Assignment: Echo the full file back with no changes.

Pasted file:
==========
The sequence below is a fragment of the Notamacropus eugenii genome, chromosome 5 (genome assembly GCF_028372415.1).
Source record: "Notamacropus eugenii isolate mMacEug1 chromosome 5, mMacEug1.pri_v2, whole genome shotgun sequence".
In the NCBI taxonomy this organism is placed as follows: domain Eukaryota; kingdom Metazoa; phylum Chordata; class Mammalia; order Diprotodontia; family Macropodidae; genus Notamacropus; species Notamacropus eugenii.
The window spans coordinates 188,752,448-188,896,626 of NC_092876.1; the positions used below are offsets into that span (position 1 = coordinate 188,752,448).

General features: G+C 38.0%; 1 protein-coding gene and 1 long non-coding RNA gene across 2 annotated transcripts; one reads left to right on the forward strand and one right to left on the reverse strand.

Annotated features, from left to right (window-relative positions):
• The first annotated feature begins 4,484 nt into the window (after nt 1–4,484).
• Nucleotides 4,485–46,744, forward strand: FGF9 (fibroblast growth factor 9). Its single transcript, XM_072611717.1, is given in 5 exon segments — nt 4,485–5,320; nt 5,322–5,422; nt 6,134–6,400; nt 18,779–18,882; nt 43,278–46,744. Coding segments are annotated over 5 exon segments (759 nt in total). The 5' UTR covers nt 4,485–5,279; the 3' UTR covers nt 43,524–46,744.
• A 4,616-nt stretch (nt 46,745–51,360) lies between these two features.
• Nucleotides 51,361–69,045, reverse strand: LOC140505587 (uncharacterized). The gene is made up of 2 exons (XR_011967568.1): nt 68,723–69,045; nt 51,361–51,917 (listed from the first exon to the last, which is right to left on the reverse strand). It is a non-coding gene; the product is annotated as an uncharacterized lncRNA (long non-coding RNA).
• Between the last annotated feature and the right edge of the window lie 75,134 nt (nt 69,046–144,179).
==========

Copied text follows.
The sequence below is a fragment of the Notamacropus eugenii genome, chromosome 5 (genome assembly GCF_028372415.1).
Source record: "Notamacropus eugenii isolate mMacEug1 chromosome 5, mMacEug1.pri_v2, whole genome shotgun sequence".
In the NCBI taxonomy this organism is placed as follows: domain Eukaryota; kingdom Metazoa; phylum Chordata; class Mammalia; order Diprotodontia; family Macropodidae; genus Notamacropus; species Notamacropus eugenii.
The window spans coordinates 188,752,448-188,896,626 of NC_092876.1; the positions used below are offsets into that span (position 1 = coordinate 188,752,448).

General features: G+C 38.0%; 1 protein-coding gene and 1 long non-coding RNA gene across 2 annotated transcripts; one reads left to right on the forward strand and one right to left on the reverse strand.

Annotated features, from left to right (window-relative positions):
• The first annotated feature begins 4,484 nt into the window (after nt 1–4,484).
• Nucleotides 4,485–46,744, forward strand: FGF9 (fibroblast growth factor 9). Its single transcript, XM_072611717.1, is given in 5 exon segments — nt 4,485–5,320; nt 5,322–5,422; nt 6,134–6,400; nt 18,779–18,882; nt 43,278–46,744. Coding segments are annotated over 5 exon segments (759 nt in total). The 5' UTR covers nt 4,485–5,279; the 3' UTR covers nt 43,524–46,744.
• A 4,616-nt stretch (nt 46,745–51,360) lies between these two features.
• Nucleotides 51,361–69,045, reverse strand: LOC140505587 (uncharacterized). The gene is made up of 2 exons (XR_011967568.1): nt 68,723–69,045; nt 51,361–51,917 (listed from the first exon to the last, which is right to left on the reverse strand). It is a non-coding gene; the product is annotated as an uncharacterized lncRNA (long non-coding RNA).
• Between the last annotated feature and the right edge of the window lie 75,134 nt (nt 69,046–144,179).